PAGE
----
The new oil and natural gas boom in Ohio is a continuation of the state's long history in the industry, Dr. Jeffrey C. Dick of Youngstown State University told members and guests of the local Concerned Citizens Ohio group Tuesday night.
Dick gave a primer on the state's oil history, its geology and the current boom in Utica/Point Pleasant shale drilling in Portage and other eastern Ohio counties.
Ohio's role as an oil producer started more than a century ago with the oil fields in the northwestern part of the state, which resulted in the founding of Standard Oil. Since then more than 274,000 wells have been drilled in Ohio, with 64,000 of them still active, Dick said. That places Ohio with the fourth highest number of wells in the U.S.
While most of those wells were drilled in the Clinton sandstone strata, the new boom is in the deeper Utica/Point Pleasant layers. Dick said drilling into the Utica/Point Pleasant shale actually produces less brine than do wells into the more common Clinton sandstone. Brine is a natural salt water that flows out of the well once it is producing gas and oil. Well brine is about three times saltier than sea water, Dick said.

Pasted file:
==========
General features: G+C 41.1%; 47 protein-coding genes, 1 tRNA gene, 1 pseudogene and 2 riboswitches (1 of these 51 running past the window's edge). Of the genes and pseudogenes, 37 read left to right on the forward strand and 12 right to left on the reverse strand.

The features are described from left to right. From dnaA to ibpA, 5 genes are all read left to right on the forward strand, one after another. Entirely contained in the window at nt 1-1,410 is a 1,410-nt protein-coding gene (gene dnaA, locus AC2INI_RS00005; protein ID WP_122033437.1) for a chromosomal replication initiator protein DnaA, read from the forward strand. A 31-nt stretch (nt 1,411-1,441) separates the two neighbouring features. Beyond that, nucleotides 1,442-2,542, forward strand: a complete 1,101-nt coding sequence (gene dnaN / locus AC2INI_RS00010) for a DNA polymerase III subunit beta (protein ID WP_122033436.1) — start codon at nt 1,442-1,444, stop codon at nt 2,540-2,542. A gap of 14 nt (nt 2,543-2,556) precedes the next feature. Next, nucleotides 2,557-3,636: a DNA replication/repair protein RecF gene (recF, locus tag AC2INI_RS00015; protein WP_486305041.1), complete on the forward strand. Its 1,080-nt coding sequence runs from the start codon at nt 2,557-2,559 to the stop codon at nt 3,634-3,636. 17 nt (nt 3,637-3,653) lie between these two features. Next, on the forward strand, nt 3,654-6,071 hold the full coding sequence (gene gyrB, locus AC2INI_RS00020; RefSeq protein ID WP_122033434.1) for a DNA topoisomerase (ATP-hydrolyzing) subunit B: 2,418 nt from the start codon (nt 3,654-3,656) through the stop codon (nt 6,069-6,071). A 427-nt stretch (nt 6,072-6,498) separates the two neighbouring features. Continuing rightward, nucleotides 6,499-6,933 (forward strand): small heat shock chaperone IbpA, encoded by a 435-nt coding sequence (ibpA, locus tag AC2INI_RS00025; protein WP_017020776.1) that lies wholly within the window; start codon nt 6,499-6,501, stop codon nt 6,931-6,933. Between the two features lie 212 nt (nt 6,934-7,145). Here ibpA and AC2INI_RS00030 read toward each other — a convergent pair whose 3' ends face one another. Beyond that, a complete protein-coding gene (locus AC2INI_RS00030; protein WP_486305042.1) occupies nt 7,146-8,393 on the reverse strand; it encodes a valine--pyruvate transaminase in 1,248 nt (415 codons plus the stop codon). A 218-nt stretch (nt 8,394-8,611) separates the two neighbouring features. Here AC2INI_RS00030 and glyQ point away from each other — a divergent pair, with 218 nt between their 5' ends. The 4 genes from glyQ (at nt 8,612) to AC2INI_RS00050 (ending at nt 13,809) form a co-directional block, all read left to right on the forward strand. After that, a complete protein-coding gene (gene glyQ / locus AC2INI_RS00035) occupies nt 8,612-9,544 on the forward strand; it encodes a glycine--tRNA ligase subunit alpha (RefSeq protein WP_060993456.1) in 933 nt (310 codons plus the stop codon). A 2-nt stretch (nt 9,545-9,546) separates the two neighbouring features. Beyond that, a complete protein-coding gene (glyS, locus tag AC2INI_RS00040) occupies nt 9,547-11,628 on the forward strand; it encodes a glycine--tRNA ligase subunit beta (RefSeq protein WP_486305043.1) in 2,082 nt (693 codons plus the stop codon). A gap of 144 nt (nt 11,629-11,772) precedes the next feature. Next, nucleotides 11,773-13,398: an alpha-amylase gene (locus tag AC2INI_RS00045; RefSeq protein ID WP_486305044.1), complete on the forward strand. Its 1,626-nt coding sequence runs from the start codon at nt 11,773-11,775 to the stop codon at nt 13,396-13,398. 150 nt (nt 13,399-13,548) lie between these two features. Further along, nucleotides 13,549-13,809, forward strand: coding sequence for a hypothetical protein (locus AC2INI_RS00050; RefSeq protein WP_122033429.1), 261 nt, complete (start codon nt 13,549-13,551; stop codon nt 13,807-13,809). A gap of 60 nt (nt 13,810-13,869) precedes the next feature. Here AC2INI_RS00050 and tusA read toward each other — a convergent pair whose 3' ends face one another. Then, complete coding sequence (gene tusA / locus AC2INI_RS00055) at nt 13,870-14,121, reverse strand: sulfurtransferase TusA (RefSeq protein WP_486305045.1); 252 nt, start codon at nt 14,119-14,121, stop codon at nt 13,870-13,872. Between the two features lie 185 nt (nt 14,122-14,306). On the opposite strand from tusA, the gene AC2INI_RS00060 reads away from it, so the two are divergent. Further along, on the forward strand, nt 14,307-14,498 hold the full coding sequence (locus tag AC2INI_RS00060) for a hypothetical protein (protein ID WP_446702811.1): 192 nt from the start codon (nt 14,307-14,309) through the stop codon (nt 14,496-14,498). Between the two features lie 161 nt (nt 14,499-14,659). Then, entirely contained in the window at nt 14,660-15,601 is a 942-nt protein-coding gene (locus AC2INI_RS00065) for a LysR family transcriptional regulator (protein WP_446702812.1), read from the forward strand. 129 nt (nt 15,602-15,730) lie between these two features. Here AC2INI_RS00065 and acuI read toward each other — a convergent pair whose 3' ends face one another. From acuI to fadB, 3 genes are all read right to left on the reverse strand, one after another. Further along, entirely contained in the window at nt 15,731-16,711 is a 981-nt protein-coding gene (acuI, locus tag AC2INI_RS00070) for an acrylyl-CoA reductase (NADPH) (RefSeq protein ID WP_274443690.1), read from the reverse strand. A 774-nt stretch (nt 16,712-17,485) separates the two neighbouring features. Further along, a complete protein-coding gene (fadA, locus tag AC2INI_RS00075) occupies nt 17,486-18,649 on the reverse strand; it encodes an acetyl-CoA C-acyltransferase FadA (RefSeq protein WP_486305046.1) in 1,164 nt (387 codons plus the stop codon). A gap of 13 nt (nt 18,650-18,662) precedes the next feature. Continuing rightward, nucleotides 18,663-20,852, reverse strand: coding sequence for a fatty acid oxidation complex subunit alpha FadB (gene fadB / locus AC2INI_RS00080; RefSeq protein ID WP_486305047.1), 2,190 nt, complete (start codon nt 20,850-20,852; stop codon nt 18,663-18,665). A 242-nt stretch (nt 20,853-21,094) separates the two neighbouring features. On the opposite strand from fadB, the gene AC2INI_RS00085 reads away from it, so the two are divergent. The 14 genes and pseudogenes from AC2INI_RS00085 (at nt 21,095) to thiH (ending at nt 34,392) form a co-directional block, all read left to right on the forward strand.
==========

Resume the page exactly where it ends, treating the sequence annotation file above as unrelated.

"Flowback" is the return of the hydraulic fracture water pumped into the well under pressure to break open the shale to release the natural gas and oil. Dick said about 20 percent of the frack water comes out as flowback.
Dick said production and regulation in Ohio is going more smoothly than occurred in Pennsylvania.
"We've learned a lot of lessons from the mistakes made in Pennsylvania," he said.
Dick explained the anatomy of a modern horizontal hydraulic fracture well and the process that frees natural gas and oil from the shale layers.
Of some 221 Utica/Point Pleasant wells drilled so far in 20 counties, 69 are producing. Dick said he expects the pace of drilling to pick up.
Dick said his biggest concern with the hydraulic fracturing process is the amount of water it uses. Industry estimates are that an average of 5 million gallons of water, mixed with sand and chemicals to help free the gas and oil, are used for each production string. While much of the water is recycled and used in subsequent wells, Dick said the industry knows using that amount of water is economically unfeasible and is looking for new techniques.
Dick said property owners concerned about their water wells should have baseline tests done over the course of a year because of seasonal changes in the water table and water chemistry.
"There's a natural cycle of ups and downs," he said. "It's going to take more than one testing prove" if there has been any changes to the water from an outside source, he said.
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